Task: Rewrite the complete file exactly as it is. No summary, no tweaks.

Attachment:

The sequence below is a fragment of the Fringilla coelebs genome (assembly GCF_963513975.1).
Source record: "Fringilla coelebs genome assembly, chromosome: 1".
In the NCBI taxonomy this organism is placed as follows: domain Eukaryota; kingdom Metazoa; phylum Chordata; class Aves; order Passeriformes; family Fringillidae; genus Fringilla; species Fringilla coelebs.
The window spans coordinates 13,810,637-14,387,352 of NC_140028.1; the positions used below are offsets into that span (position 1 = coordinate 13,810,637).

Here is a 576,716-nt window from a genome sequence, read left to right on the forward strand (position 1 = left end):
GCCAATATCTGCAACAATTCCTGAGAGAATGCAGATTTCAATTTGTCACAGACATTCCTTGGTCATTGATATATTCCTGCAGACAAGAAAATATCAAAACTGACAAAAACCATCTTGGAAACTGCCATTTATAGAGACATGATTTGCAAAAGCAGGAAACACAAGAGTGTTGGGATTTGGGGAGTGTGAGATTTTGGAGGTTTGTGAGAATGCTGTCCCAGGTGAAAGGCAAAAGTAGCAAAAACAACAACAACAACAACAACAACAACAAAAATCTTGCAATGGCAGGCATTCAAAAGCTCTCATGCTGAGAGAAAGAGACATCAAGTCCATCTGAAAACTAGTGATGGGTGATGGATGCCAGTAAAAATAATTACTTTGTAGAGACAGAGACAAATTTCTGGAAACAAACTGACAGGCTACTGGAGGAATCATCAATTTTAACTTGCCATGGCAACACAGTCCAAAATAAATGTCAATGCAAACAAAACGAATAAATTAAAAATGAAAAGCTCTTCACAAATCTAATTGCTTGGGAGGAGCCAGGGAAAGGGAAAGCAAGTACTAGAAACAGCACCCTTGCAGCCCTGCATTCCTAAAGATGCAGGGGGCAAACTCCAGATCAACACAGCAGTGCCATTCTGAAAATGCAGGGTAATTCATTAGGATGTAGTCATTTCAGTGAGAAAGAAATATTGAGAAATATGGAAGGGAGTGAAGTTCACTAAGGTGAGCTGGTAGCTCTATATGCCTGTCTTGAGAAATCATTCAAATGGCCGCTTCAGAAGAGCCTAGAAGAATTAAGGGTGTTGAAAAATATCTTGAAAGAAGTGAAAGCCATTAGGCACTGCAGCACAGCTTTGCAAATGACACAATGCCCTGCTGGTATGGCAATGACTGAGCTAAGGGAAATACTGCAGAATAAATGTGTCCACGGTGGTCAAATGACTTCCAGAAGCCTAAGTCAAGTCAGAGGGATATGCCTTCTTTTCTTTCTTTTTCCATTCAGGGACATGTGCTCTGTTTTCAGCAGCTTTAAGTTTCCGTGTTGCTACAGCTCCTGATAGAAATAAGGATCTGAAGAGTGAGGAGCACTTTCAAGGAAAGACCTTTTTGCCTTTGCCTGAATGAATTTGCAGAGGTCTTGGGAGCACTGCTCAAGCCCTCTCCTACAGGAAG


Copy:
The sequence below is a fragment of the Fringilla coelebs genome (assembly GCF_963513975.1).
Source record: "Fringilla coelebs genome assembly, chromosome: 1".
In the NCBI taxonomy this organism is placed as follows: domain Eukaryota; kingdom Metazoa; phylum Chordata; class Aves; order Passeriformes; family Fringillidae; genus Fringilla; species Fringilla coelebs.
The window spans coordinates 13,810,637-14,387,352 of NC_140028.1; the positions used below are offsets into that span (position 1 = coordinate 13,810,637).

Here is a 576,716-nt window from a genome sequence, read left to right on the forward strand (position 1 = left end):
GCCAATATCTGCAACAATTCCTGAGAGAATGCAGATTTCAATTTGTCACAGACATTCCTTGGTCATTGATATATTCCTGCAGACAAGAAAATATCAAAACTGACAAAAACCATCTTGGAAACTGCCATTTATAGAGACATGATTTGCAAAAGCAGGAAACACAAGAGTGTTGGGATTTGGGGAGTGTGAGATTTTGGAGGTTTGTGAGAATGCTGTCCCAGGTGAAAGGCAAAAGTAGCAAAAACAACAACAACAACAACAACAACAACAAAAATCTTGCAATGGCAGGCATTCAAAAGCTCTCATGCTGAGAGAAAGAGACATCAAGTCCATCTGAAAACTAGTGATGGGTGATGGATGCCAGTAAAAATAATTACTTTGTAGAGACAGAGACAAATTTCTGGAAACAAACTGACAGGCTACTGGAGGAATCATCAATTTTAACTTGCCATGGCAACACAGTCCAAAATAAATGTCAATGCAAACAAAACGAATAAATTAAAAATGAAAAGCTCTTCACAAATCTAATTGCTTGGGAGGAGCCAGGGAAAGGGAAAGCAAGTACTAGAAACAGCACCCTTGCAGCCCTGCATTCCTAAAGATGCAGGGGGCAAACTCCAGATCAACACAGCAGTGCCATTCTGAAAATGCAGGGTAATTCATTAGGATGTAGTCATTTCAGTGAGAAAGAAATATTGAGAAATATGGAAGGGAGTGAAGTTCACTAAGGTGAGCTGGTAGCTCTATATGCCTGTCTTGAGAAATCATTCAAATGGCCGCTTCAGAAGAGCCTAGAAGAATTAAGGGTGTTGAAAAATATCTTGAAAGAAGTGAAAGCCATTAGGCACTGCAGCACAGCTTTGCAAATGACACAATGCCCTGCTGGTATGGCAATGACTGAGCTAAGGGAAATACTGCAGAATAAATGTGTCCACGGTGGTCAAATGACTTCCAGAAGCCTAAGTCAAGTCAGAGGGATATGCCTTCTTTTCTTTCTTTTTCCATTCAGGGACATGTGCTCTGTTTTCAGCAGCTTTAAGTTTCCGTGTTGCTACAGCTCCTGATAGAAATAAGGATCTGAAGAGTGAGGAGCACTTTCAAGGAAAGACCTTTTTGCCTTTGCCTGAATGAATTTGCAGAGGTCTTGGGAGCACTGCTCAAGCCCTCTCCTACAGGAAG